In a recent video project for school, 9-year-old Madeline Richardson stars as Patty Plasma, a caped superhero who encourages blood donation.
She fights a pair of villains out to thwart the local blood drive.
"I really like that my school does these blood videos to inspire all the kids to go ask their parents to donate blood," Madeline said.
The lighthearted video is a change of pace for the Powell third-grader, who attends Liberty Tree Elementary School.
Instead of fighting super-villains, she's spent the past two years in a fight for her life after being diagnosed with neuroblastoma when doctors discovered a malignant tumor in January 2011.
Through the course of her treatment, she underwent 52 blood transfusions, as well as numerous rounds of chemotherapy, radiation, surgeries and a bone-marrow transplant.
Today, she's cancer-free and hopes to inspire other cancer patients as the youth chairwoman for the 2013 Olentangy Relay For Life, set to begin at 6 p.m. May 10 and wrap up at noon the next day at Olentangy Liberty High School, 3584 Home Road.
The adult chairwoman of this year's event is Arrowhead Elementary School special-needs aide Amy Ciotola, a breast-cancer survivor.
Relay for Life is an annual event that raises money for cancer research and treatment.
Participants form teams to collect donations for several months prior to the event, then come together for a night of food, music and inspirational speakers while team members take turns walking or running on the school's track.
Residents who don't raise money in advance are invited to attend the main event to listen to the speakers and participate in on-site fundraisers.
Last spring, Arrowhead staff members formed a team called Amy's Angels to support Ciotola in her cancer fight. Ciotola attended to help the team sell snow cones to raise additional funds.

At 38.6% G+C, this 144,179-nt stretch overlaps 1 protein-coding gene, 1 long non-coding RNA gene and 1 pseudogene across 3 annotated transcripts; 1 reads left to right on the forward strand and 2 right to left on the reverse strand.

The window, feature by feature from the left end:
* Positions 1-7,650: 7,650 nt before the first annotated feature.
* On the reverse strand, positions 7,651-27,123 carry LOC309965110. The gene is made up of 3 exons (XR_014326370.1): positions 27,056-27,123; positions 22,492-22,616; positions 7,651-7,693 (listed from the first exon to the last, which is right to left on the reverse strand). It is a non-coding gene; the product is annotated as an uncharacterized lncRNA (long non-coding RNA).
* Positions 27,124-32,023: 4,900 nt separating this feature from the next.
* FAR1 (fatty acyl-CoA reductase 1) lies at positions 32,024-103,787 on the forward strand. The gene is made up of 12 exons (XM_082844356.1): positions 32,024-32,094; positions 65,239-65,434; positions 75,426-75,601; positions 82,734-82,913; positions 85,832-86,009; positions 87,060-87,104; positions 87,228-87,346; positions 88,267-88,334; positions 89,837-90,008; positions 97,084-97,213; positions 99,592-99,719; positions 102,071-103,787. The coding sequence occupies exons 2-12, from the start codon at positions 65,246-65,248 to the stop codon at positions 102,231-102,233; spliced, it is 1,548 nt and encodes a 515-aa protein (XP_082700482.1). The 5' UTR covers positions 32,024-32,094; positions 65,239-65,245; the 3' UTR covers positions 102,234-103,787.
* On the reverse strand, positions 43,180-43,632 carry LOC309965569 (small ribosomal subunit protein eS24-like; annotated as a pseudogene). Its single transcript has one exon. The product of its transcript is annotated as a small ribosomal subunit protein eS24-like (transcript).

This year she's cancer-free -- and eager to share her story.
She was diagnosed in October 2011 after she noticed a lump on her breast. After a biopsy, doctors discovered it was cancer and that it had spread to her lymph nodes.
She underwent six months of chemotherapy and participated in a study to receive an experimental drug that helped shrink her tumor.
She endured nausea and hair loss, but kept working through the majority of her treatment.
"Hearing the cancer word is such a scary thing," Ciotola said. "I wanted the kids at school and the people around me to see that you can get through it.
"I always had faith that in the end it was all going to work out," she added.
Madeline's family already has seen how cancer can inspire a community. The response to her treatment helped make Olentangy the top blood donor among all central Ohio districts.
Mother Carol Richardson said she hopes her daughter's story will bring hope to other cancer patients and affected families.
"Sometimes when you're in treatment, it seems like that's what your life has become and that's what it will always be," Richardson said. "We want to show others that there is light at the end of the tunnel, and hope, and you can regain that normalcy that you lost."
Life is mostly back to normal for Madeline, who was eager to return to school after missing large chunks of her first- and second-grade years.
For fun, she likes to sing, dance and listen to music on her new stereo.
She lives in Powell with her little sister, her mother, and her father, Craig.
Ciotola also lives in Powell with her husband, Bob. They have three children.